At Speedinvest Marketplaces & Consumer, we see thousands of marketplace pitch decks each year from truly remarkable founders with fantastic and innovative business ideas. Over the years, we have noticed several key areas where founders could really make a difference in the quality and impact of their pitch.
We have collected those learnings in a series of three blog posts, one for each of the three stages Speedinvest invests in: pre-Seed, early-Seed and late-Seed/early Series A. We define those stages as follows:
The critical elements we will cover include:
So without further delay, here are our top tips for acing your pre-seed marketplace fundraise!
While many founders focus on gross merchandise value (GMV), investors are even more interested in your monetization potential, which is derived from your take rate. Start here, at the percentage of GMV your startup can monetize to derive net revenue potential. To make the potential of your business even more comparable across marketplaces you can then make an estimate of your gross margin as a percentage and then derive the gross margin potential of your business
A healthy rule of thumb is that if the gross margin figure is above $1bn, the monetization potential will be sufficiently attractive from an early stage investor perspective.
We tend to see a lot of charts presenting how a startup differentiates itself along two axes or criteria. While this is a nice way to structure a competitive landscape, it is not a comprehensive competitive analysis. Ideally, founders create a DD document that compares their startup to others using multiple criteria, including number of users, geography, total funding and supply- and demand-side characteristics. Furthermore, it’s always great to include your key USPs, why your approach is superior and why you will beat the competition.
In order to prove your startup is solving a problem, many founders quote facts, figures and study results in their pitches. However, what is commonly left out is a list of sources. Our recommendation is to provide investors with access to a data room. It should contain any relevant materials that will help them better understand the market and problem you are solving, such as studies, articles and research papers. You can even go one step beyond this and provide a short summary of the most important points.
Since we first and foremost want to understand the market dynamics and how a marketplace will increase efficiency, it is helpful to explain the market structure. For example, how fragmented is the market? How many buyers and suppliers exist? What is the role of any middlemen or brokers?
Surprisingly few of the startups we speak to have conducted first-hand, in-depth market research by talking directly with customers or experts in the field. We highly recommend, when you start your business, that you conduct a significant double-digit number of interviews with experts and prospective customers and suppliers. This will provide insights and (hopefully) evidence that backs up your claims about customer/supplier pain points. One of the best ways we’ve seen this presented by a startup was through a data room containing interview highlights plus transcribed texts and audio files. A great tool you can use for audio transcription is otter.ai. If you have limited time or want to reach more respondents, you can also work with service providers that help you speed up the interview process.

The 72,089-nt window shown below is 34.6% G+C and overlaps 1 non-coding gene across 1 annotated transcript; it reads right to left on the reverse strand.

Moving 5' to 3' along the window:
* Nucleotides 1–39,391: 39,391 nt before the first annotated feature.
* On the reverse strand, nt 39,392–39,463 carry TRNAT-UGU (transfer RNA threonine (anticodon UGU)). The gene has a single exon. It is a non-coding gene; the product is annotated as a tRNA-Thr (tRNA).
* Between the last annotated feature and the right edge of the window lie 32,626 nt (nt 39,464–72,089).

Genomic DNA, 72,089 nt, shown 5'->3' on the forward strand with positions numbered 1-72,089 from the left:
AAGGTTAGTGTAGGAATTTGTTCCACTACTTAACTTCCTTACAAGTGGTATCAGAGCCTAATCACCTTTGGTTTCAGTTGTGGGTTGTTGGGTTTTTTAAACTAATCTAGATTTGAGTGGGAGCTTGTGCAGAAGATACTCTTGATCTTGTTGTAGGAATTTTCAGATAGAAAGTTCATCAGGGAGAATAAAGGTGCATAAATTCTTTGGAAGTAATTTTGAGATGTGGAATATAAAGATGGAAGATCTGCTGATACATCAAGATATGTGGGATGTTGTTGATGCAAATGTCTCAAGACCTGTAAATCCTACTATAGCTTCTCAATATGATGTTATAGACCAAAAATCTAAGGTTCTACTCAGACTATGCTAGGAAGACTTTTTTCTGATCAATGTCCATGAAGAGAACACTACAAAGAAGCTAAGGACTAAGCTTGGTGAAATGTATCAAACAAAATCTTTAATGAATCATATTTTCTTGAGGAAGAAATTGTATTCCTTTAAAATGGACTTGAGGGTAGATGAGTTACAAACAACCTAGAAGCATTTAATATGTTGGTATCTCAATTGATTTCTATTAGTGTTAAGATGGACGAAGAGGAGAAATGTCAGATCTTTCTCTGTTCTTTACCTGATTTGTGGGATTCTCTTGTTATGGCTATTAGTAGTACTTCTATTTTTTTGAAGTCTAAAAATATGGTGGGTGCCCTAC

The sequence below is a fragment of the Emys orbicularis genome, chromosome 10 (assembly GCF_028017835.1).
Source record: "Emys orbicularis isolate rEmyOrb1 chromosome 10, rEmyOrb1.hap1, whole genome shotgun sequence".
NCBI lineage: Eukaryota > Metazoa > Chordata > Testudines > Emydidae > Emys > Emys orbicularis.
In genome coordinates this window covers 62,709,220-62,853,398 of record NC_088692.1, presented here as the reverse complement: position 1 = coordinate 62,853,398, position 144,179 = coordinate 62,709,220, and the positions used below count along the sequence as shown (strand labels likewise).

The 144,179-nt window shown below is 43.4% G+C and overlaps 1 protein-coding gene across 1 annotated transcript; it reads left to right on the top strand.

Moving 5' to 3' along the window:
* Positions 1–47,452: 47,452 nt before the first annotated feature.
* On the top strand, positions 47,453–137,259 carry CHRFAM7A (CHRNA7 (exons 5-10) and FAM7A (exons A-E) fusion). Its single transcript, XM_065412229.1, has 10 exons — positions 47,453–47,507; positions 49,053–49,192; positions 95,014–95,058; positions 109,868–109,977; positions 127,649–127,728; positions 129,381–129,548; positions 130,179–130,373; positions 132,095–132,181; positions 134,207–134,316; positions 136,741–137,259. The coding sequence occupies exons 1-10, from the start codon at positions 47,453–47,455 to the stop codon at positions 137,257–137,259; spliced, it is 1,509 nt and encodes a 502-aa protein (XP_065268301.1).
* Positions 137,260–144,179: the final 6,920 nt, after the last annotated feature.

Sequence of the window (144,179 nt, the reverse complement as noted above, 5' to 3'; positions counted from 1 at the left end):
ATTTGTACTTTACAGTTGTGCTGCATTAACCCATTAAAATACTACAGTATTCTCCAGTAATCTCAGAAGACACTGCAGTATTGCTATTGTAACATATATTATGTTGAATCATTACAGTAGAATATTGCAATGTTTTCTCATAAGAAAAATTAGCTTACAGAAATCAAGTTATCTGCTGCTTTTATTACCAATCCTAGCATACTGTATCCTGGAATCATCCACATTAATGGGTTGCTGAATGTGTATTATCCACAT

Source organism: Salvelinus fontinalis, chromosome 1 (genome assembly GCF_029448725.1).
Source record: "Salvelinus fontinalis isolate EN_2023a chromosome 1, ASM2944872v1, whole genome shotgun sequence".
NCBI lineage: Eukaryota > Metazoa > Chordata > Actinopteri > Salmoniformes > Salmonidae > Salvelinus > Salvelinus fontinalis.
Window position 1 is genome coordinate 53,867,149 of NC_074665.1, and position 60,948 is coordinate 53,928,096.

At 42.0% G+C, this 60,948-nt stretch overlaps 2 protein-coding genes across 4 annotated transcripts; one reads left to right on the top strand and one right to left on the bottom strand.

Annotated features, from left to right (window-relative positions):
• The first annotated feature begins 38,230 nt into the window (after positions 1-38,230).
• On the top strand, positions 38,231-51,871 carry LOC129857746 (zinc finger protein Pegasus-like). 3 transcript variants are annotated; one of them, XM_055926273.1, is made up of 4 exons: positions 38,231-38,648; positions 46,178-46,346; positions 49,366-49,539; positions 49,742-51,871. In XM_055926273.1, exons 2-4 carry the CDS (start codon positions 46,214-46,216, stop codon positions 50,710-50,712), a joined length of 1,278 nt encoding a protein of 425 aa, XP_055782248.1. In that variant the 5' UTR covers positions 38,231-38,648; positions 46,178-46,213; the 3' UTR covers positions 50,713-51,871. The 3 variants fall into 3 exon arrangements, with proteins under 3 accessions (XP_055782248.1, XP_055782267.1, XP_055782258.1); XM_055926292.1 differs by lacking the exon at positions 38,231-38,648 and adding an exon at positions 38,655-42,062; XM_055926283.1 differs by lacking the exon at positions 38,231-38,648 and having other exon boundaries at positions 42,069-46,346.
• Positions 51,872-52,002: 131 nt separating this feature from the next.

When talking about UX and product validation, it’s a common practice with consumer marketplaces at the pre-Seed stage to include some screenshots of the MVP in the pitch deck. That is fine. However, it’s even better if you can demonstrate how users actually interact with your product and how you approach product development and testing (ideally in a systematic, user-centric way!). There are some great tools and service providers that can help you test your UX - you can find a list of recommendations in this blog post from Neil Patel.
The magic of marketplaces is their ability to generate a high degree of defensibility through network effects. So, it’s interesting to see how many founders leave network effects out of their pitch. We recommend that you really underline how you have structured the business in order to develop strong network effects – from explaining your marketplace dynamics to describing the different network effects at play, for example, direct, two-sided and data network effects.
When it comes to financial forecasts at the pre-Seed stage, we often see incredible hockey stick curves predicting phenomenal revenue growth. However, we all know that this is like reading from a crystal ball… While it’s great to be ambitious, it’s more useful to provide a detailed budget plan for the next 12 to 18 months. This demonstrates knowledge and understanding of the key drivers and levers of your business, such as the ramp-up of demand and supply, monetization and planned hires.
Though businesses at the pre-Seed stage are usually still in development mode and typically pre-revenue, there are usually a couple of KPIs that you can (and we encourage you to) report. For example:
Having gone through all the recommendations above you might think: "That’s a lot of work - sounds like quite a spoiled investor who would be asking for all of this." I would like to address this concern as follows. First, nobody benefits more from going through those exercises than founders. They get to understand the market better and can make more informed plans. Second, investors often evaluate several startups in parallel and have certain time constraints. So the better information you provide, the more you can frame the investor's opinion, help the investor avoid looking at the wrong research, and steer them clear of the wrong experts and wrong conclusions.
We look forward to receiving your pitch at speedinvest.com/pitch!
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